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Croton Second-Graders Learn About Recycling With 'Bash the Trash'

“Bash the Trash” musicians Rohin Khemani, Carina Piaggio and John Bertles performed with musical instrument made out of recycled materials at Carrie E. Tompkins Elementary School May 4
“Bash the Trash” musicians Rohin Khemani, Carina Piaggio and John Bertles performed with musical instrument made out of recycled materials at Carrie E. Tompkins Elementary School May 4 Photo Credit: Croton-Harmon Schools
Inspired by “Bash the Trash” performances, second-grade students made their own musical instruments using recycled materials they brought from home.
Inspired by “Bash the Trash” performances, second-grade students made their own musical instruments using recycled materials they brought from home. Photo Credit: Croton-Harmon Schools
Photo Credit: Croton-Harmon Schools

CROTON-ON-HUDSON, N.Y. – Carrie E. Tompkins Elementary School students were not only entertained by a “Bash the Trash” performance May 4, but they also learned important life lessons about being creative and caring for the environment.

John Bertles, who founded “Bash the Trash” with his wife, Carina Piaggio, in 1988, told students they might be little, but they still can make a big difference on the planet. Emphasizing the reduce, reuse and recycle philosophy, the musicians used cardboard, tubes, pipes, broomsticks, hoses, straws, refrigerator drawers and other repurposed materials to make musical instruments. The group brings its program to schools, concerts halls and other performing arts centers and have been visiting Carrie E. Tompkins Elementary each year for the past five years.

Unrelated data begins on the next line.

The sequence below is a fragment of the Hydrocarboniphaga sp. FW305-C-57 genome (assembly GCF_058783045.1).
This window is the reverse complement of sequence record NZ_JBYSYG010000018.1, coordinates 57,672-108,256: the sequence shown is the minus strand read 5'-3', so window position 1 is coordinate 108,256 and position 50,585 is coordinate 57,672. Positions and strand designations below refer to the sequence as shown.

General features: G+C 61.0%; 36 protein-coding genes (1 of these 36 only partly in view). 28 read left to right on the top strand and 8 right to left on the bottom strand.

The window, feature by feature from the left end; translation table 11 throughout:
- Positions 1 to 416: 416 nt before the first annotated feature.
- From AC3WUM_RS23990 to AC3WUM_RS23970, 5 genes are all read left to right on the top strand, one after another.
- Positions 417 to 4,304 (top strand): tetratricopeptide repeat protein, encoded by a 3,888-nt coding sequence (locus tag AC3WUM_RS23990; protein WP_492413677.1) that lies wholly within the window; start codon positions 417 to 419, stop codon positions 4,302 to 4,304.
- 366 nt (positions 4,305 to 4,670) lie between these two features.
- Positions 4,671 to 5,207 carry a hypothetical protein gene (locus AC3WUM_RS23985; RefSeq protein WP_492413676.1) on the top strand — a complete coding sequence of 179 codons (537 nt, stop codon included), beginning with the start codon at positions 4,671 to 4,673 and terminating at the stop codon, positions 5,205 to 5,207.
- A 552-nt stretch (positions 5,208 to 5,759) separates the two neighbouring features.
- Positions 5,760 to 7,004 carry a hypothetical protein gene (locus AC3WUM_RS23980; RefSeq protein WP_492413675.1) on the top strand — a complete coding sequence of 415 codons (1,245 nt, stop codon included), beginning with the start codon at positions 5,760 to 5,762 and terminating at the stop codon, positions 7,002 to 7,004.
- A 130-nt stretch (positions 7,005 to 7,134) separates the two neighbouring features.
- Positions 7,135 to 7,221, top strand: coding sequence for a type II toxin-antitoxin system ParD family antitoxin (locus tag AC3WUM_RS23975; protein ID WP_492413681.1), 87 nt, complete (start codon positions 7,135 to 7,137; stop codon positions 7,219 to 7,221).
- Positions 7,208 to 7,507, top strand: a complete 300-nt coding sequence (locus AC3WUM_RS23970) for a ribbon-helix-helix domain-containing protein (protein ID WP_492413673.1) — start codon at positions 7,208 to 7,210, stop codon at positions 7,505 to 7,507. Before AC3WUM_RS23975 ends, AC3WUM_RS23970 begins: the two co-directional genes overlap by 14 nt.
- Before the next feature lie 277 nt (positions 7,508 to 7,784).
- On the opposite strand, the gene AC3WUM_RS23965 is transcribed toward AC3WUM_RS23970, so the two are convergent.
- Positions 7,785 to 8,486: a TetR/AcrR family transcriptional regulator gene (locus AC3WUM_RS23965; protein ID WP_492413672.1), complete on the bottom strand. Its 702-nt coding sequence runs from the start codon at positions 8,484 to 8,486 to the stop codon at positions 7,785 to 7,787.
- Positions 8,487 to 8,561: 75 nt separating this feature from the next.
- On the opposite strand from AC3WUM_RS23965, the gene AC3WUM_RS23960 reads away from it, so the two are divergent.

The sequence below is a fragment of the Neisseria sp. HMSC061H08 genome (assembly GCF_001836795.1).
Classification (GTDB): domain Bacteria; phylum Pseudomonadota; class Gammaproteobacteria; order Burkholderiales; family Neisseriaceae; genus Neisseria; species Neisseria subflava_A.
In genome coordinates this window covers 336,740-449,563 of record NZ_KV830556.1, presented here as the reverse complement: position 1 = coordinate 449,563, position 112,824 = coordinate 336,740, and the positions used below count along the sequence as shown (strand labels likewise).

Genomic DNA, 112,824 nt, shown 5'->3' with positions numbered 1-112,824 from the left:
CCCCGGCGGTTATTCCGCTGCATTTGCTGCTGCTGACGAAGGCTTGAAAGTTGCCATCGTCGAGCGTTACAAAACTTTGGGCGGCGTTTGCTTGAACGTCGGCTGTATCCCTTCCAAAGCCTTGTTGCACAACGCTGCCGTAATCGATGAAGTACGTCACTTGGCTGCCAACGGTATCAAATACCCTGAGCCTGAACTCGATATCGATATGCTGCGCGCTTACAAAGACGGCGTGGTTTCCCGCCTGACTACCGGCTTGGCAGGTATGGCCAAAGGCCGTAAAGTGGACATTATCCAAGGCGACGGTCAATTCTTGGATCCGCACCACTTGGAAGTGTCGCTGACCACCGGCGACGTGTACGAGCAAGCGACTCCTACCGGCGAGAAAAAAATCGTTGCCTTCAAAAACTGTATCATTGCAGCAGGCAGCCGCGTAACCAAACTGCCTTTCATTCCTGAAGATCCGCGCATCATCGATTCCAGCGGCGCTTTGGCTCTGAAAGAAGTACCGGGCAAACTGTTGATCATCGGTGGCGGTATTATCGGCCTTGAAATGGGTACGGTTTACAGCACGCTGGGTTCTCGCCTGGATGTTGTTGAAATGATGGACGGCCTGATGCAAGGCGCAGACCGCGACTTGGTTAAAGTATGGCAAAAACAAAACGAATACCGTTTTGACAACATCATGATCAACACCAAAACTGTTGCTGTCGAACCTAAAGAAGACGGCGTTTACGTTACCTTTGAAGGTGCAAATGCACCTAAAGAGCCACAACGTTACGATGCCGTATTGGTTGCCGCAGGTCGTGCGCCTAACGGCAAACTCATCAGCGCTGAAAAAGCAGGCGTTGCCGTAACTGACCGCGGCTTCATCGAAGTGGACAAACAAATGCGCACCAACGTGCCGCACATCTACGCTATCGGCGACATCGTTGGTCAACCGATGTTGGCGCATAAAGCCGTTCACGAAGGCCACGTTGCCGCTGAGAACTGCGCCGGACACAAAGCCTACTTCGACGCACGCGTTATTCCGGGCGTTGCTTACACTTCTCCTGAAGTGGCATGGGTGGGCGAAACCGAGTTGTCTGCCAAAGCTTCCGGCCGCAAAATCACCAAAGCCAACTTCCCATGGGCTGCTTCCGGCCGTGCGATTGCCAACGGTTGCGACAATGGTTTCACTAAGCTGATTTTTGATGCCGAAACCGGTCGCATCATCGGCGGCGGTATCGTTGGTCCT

“Music is everywhere, and I think it’s really important to foster that within the children and realize that everyone can be musical in their own way,” said Carrie E. Tompkins Elementary music teacher Marlena Peters. “You don’t need money to buy expensive instruments.”

During the performance, the musicians showed children how to make sounds with different objects, had them clap along to each beat and made them promise to keep the Earth clean. Following the show, second-grade students were able to make their own musical instruments using recycled materials they brought to school from home. Peters said the activity taught them about problem solving and being creative, all while saving the planet.

“What happens with the kids during the workshops is very interesting,” Piaggio said. “They learn things by trial and error, and when they discover something, it’s like the world opens up for them. It’s a beautiful thing. You get to see things differently when you understand how as part of the original rhythmic composition curriculum, students get to perform in class with their new instruments.”

“It’s very cool that they can make music out of cans and tubes,” said second-grader Emma Osborne, who created her own instruments — a guitar made out of a plastic container and rubber bands and a maraca made from a can and rocks.

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